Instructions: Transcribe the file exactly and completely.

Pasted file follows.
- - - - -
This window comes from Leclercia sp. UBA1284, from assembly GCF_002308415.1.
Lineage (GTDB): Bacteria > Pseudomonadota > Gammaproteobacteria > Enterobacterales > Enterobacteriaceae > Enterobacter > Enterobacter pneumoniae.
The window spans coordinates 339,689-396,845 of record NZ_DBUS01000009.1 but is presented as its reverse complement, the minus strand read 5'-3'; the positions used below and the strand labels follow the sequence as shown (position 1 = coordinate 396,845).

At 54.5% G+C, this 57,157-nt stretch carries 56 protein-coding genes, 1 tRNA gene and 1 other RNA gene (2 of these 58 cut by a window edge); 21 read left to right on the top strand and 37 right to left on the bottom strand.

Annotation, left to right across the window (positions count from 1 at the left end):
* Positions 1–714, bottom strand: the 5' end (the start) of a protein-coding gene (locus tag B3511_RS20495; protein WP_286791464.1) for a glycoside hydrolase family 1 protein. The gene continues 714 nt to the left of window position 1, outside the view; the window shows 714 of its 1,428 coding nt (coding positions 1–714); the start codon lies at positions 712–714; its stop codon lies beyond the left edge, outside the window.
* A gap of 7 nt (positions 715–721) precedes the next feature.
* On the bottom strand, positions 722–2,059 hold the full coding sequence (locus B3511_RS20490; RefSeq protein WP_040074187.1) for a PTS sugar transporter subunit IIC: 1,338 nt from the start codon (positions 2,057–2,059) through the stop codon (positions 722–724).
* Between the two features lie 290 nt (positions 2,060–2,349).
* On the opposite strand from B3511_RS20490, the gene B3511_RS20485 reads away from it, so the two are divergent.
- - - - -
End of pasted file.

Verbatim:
This window comes from Leclercia sp. UBA1284, from assembly GCF_002308415.1.
Lineage (GTDB): Bacteria > Pseudomonadota > Gammaproteobacteria > Enterobacterales > Enterobacteriaceae > Enterobacter > Enterobacter pneumoniae.
The window spans coordinates 339,689-396,845 of record NZ_DBUS01000009.1 but is presented as its reverse complement, the minus strand read 5'-3'; the positions used below and the strand labels follow the sequence as shown (position 1 = coordinate 396,845).

At 54.5% G+C, this 57,157-nt stretch carries 56 protein-coding genes, 1 tRNA gene and 1 other RNA gene (2 of these 58 cut by a window edge); 21 read left to right on the top strand and 37 right to left on the bottom strand.

Annotation, left to right across the window (positions count from 1 at the left end):
* Positions 1–714, bottom strand: the 5' end (the start) of a protein-coding gene (locus tag B3511_RS20495; protein WP_286791464.1) for a glycoside hydrolase family 1 protein. The gene continues 714 nt to the left of window position 1, outside the view; the window shows 714 of its 1,428 coding nt (coding positions 1–714); the start codon lies at positions 712–714; its stop codon lies beyond the left edge, outside the window.
* A gap of 7 nt (positions 715–721) precedes the next feature.
* On the bottom strand, positions 722–2,059 hold the full coding sequence (locus B3511_RS20490; RefSeq protein WP_040074187.1) for a PTS sugar transporter subunit IIC: 1,338 nt from the start codon (positions 2,057–2,059) through the stop codon (positions 722–724).
* Between the two features lie 290 nt (positions 2,060–2,349).
* On the opposite strand from B3511_RS20490, the gene B3511_RS20485 reads away from it, so the two are divergent.